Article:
Notes Creamers New Label Jacks Lifetime Award

By Associated PressApril 1, 2008, 4:00 pm
RANCHO MIRAGE, Calif. -- If there is a youth movement on the LPGA Tour, this might be the best sign. Paula Creamer is considered the best player to have never won a major. And shes only 21.
Other players have more than her five victories, such as Mi Hyun Kim (eight) and Hee-Won Han (six), but none without a major has been as consistently good as Creamer. She is No. 3 in the world and has won over $1 million in each of her three seasons.
Unlike others with that label, Creamer seems to embrace it.
I think its nice that I have that much ability in peoples eyes to win majors, as much as they believe in me to do that, she said. So thats exciting. At the same time, Im trying my hardest. Its not like I want to sit here without a major win. Thats something Ive always wanted to do, and to be the No. 1 player in the world is something that I want to work as hard as I can to get.
I know if I win a major and I win some more tournaments this year, Ill have a chance at that eventually.
Two other candidates removed themselves from the list last year. Cristie Kerr won the U.S. Womens Open, and Lorena Ochoa followed with a victory in the Womens British Open for her first major. Both were in their 20s.
The men usually have to wait a little longer.
Tom Kite was the first to be tagged as the best without a major, languishing 15 years and piling up 16 victories until winning the 1992 U.S. Open at Pebble Beach when he was 42.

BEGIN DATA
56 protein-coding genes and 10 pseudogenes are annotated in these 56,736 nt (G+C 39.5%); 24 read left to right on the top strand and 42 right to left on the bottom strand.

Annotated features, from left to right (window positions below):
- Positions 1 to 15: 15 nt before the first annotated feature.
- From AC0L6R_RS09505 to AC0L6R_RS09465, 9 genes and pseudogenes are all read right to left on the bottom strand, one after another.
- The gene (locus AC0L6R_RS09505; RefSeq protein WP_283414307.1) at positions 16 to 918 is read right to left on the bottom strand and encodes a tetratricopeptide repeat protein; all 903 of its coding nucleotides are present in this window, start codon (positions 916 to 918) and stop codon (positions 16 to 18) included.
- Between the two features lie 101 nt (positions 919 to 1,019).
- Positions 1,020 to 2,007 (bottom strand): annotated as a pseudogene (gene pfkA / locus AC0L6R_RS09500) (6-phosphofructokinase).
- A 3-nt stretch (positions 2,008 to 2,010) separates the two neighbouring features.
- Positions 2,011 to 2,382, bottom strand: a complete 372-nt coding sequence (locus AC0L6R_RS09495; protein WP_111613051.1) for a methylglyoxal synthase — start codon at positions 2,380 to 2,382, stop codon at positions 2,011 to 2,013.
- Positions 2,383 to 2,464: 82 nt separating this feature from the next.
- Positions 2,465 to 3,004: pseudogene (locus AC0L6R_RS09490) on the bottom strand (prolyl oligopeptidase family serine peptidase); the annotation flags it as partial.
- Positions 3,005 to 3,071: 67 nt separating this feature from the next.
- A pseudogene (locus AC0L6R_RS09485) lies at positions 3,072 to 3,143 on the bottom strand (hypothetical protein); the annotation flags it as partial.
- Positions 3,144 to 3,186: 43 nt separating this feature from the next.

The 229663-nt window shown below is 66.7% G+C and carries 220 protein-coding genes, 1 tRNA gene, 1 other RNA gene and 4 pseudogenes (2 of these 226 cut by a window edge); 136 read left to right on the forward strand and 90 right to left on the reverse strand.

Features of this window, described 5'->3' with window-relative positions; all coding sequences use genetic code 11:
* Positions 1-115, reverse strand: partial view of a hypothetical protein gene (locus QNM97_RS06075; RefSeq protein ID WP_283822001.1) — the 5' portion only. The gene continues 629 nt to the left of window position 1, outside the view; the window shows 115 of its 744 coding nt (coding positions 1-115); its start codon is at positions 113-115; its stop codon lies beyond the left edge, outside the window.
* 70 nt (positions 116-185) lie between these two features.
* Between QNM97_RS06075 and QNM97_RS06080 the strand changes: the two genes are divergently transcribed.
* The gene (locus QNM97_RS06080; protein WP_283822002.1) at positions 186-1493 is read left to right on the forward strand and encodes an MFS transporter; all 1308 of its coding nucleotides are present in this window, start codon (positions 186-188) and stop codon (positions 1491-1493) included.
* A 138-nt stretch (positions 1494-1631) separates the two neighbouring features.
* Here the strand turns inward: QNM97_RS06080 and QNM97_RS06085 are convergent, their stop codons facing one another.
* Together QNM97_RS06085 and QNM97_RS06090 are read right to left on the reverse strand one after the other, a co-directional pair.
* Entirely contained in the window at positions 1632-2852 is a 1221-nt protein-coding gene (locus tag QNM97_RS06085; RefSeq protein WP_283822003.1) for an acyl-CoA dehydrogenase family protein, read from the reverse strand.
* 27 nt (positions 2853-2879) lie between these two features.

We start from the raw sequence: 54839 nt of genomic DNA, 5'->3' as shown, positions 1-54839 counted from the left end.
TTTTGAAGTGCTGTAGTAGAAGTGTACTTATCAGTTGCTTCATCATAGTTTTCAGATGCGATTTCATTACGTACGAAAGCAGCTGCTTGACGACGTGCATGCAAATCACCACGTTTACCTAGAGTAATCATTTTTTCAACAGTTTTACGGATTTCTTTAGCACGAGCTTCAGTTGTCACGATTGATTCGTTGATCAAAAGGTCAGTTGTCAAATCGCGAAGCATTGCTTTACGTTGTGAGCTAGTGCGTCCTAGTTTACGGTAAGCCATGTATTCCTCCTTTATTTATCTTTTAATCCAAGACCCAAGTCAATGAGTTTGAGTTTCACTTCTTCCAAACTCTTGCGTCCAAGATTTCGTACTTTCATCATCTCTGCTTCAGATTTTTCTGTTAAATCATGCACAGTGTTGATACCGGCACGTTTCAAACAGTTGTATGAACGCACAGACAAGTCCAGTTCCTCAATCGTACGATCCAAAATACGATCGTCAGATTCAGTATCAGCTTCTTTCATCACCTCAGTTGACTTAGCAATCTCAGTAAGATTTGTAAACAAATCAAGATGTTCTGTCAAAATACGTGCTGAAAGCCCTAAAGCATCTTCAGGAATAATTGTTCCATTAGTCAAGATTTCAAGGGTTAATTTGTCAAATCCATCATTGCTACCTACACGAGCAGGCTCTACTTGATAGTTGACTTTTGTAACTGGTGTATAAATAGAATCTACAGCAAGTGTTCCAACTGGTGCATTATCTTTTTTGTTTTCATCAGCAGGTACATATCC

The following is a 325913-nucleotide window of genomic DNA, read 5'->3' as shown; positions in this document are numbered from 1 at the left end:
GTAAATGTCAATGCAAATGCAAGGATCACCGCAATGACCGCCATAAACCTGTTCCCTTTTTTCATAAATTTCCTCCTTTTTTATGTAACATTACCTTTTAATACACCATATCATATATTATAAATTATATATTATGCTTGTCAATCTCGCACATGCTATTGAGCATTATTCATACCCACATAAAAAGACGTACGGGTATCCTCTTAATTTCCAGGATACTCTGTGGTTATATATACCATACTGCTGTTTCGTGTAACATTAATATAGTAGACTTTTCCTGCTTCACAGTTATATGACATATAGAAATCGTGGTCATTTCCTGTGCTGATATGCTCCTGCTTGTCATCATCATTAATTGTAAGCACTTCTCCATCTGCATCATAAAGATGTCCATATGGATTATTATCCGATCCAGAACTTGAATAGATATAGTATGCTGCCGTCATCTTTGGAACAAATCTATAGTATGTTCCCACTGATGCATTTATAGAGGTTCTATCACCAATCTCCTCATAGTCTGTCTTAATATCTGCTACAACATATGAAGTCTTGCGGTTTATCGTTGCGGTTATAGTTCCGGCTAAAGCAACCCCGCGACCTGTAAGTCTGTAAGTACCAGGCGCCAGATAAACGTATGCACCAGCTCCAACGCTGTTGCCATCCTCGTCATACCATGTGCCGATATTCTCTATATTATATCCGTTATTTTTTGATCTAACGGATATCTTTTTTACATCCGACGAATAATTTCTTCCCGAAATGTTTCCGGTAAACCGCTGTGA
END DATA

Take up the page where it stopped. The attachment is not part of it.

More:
Now, however, there is a case for Sergio Garcia, who is only 28.
Creamer has only twice seriously contended in a major. She was one shot out of the lead going into the final round of the 2005 U.S. Womens Open and closed with a 79. A year ago, she was one shot out of the lead at the Kraft Nabisco Championship until she shot 40 on the front nine on her way to a 78.
I definitely want to win a major, she said. And this would be a great week to start this out.
Jack Nicklaus will return to The Players Championship, this time to be honored with the PGA TOURs Lifetime Achievement Award. He is the eighth person to receive the award for outstanding contributions to the TOUR.
Where to start with Nicklaus?
Along with his 73 victories and benchmark 18 majors, Nicklaus and Arnold Palmer essentially created the PGA TOUR in 1969 when they encouraged a tournament division of the PGA of America. He runs his own PGA event at the Memorial, and stayed involved in the tour as Presidents Cup captain four times.
Seven tournaments this year are being played on courses he designs, including Q-school and the Target World Challenge.
Since first picking up a club at age 10, I have loved the game of golf, Nicklaus said. And whether it is being fortunate to serve as captain of The Presidents Cup, or being active in golf course design in emerging markets all over the world, or lending a hand to the growth of The First Tee and other junior golf programs, I enjoy staying connected to the game.
More importantly, I enjoy finding ways to give back to the game that has given my family and me so much.
Adam Scott might love going to Augusta National more than the Masters.
Scott joined swing coach Butch Harmon, Fred Couples and Nick Watney for a day of practice two weeks ago, and he has never seen Augusta National more glorious. They stayed Sunday night in one of the cabins and had breakfast in the clubhouse.
I thought we were staying in the Motel 6 down the road for a night, Scott said. Stephens Cabin treated me well. And the best thing about it was Freddie stayed in the cabin with me. They were taking our bags in and said, Heres your room, Mr. Couples. Ill just put the bags in here. The green jacket is in the closet for you.